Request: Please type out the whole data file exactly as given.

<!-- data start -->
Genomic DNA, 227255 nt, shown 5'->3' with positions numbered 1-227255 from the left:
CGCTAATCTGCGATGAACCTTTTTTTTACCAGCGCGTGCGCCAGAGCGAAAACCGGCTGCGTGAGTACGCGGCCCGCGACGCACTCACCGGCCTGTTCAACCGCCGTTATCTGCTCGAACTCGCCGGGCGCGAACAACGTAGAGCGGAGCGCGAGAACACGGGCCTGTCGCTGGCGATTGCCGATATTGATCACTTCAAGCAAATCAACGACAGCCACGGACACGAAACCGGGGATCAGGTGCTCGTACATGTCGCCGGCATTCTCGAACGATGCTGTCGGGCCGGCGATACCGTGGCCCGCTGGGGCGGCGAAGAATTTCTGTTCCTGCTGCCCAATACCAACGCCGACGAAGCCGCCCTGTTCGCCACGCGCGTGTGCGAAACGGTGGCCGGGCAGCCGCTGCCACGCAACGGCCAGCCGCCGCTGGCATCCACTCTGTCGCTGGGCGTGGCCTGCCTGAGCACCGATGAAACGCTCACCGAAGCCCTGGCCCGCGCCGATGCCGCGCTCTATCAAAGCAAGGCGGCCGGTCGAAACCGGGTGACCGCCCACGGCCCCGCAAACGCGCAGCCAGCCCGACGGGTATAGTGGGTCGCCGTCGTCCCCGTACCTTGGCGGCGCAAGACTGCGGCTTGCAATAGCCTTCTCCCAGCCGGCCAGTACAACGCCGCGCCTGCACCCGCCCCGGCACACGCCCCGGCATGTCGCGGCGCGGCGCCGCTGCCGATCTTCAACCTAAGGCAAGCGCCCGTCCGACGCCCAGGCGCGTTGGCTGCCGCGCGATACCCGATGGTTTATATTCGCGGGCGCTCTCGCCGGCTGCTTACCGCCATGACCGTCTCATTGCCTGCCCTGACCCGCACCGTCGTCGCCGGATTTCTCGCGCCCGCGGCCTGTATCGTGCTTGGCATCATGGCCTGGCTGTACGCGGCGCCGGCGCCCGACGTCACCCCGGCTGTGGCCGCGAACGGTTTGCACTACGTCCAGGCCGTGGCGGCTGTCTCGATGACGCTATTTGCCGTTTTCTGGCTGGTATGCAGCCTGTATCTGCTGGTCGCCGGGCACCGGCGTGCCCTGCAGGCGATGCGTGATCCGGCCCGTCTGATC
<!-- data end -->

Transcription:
Genomic DNA, 227255 nt, shown 5'->3' with positions numbered 1-227255 from the left:
CGCTAATCTGCGATGAACCTTTTTTTTACCAGCGCGTGCGCCAGAGCGAAAACCGGCTGCGTGAGTACGCGGCCCGCGACGCACTCACCGGCCTGTTCAACCGCCGTTATCTGCTCGAACTCGCCGGGCGCGAACAACGTAGAGCGGAGCGCGAGAACACGGGCCTGTCGCTGGCGATTGCCGATATTGATCACTTCAAGCAAATCAACGACAGCCACGGACACGAAACCGGGGATCAGGTGCTCGTACATGTCGCCGGCATTCTCGAACGATGCTGTCGGGCCGGCGATACCGTGGCCCGCTGGGGCGGCGAAGAATTTCTGTTCCTGCTGCCCAATACCAACGCCGACGAAGCCGCCCTGTTCGCCACGCGCGTGTGCGAAACGGTGGCCGGGCAGCCGCTGCCACGCAACGGCCAGCCGCCGCTGGCATCCACTCTGTCGCTGGGCGTGGCCTGCCTGAGCACCGATGAAACGCTCACCGAAGCCCTGGCCCGCGCCGATGCCGCGCTCTATCAAAGCAAGGCGGCCGGTCGAAACCGGGTGACCGCCCACGGCCCCGCAAACGCGCAGCCAGCCCGACGGGTATAGTGGGTCGCCGTCGTCCCCGTACCTTGGCGGCGCAAGACTGCGGCTTGCAATAGCCTTCTCCCAGCCGGCCAGTACAACGCCGCGCCTGCACCCGCCCCGGCACACGCCCCGGCATGTCGCGGCGCGGCGCCGCTGCCGATCTTCAACCTAAGGCAAGCGCCCGTCCGACGCCCAGGCGCGTTGGCTGCCGCGCGATACCCGATGGTTTATATTCGCGGGCGCTCTCGCCGGCTGCTTACCGCCATGACCGTCTCATTGCCTGCCCTGACCCGCACCGTCGTCGCCGGATTTCTCGCGCCCGCGGCCTGTATCGTGCTTGGCATCATGGCCTGGCTGTACGCGGCGCCGGCGCCCGACGTCACCCCGGCTGTGGCCGCGAACGGTTTGCACTACGTCCAGGCCGTGGCGGCTGTCTCGATGACGCTATTTGCCGTTTTCTGGCTGGTATGCAGCCTGTATCTGCTGGTCGCCGGGCACCGGCGTGCCCTGCAGGCGATGCGTGATCCGGCCCGTCTGATC